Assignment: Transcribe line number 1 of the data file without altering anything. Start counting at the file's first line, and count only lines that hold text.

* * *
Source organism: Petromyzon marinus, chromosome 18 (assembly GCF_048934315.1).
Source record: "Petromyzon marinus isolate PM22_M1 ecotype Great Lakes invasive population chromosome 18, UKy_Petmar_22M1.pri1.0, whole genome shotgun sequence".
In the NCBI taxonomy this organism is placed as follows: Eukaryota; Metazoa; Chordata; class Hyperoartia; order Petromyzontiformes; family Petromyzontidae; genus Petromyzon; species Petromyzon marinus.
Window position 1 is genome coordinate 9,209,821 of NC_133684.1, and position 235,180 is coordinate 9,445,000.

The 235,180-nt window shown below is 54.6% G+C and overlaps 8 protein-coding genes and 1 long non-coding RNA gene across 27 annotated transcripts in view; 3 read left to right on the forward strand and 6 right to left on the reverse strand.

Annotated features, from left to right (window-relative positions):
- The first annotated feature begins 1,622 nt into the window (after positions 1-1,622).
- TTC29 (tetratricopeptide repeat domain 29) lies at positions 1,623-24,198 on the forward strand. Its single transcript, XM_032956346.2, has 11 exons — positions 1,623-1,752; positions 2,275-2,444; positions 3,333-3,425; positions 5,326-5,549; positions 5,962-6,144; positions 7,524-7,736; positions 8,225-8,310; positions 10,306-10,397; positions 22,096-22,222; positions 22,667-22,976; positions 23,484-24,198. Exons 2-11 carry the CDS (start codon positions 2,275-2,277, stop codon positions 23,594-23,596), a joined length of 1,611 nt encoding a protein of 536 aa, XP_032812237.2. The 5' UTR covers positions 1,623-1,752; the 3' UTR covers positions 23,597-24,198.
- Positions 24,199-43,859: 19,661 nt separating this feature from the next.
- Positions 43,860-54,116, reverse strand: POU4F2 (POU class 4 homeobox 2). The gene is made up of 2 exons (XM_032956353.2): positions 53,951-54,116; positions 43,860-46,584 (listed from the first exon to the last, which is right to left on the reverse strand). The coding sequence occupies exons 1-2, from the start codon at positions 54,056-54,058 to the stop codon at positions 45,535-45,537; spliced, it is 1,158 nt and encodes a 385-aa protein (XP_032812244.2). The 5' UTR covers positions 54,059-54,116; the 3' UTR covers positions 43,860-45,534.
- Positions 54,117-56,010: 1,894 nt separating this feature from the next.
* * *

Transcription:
Source organism: Petromyzon marinus, chromosome 18 (assembly GCF_048934315.1).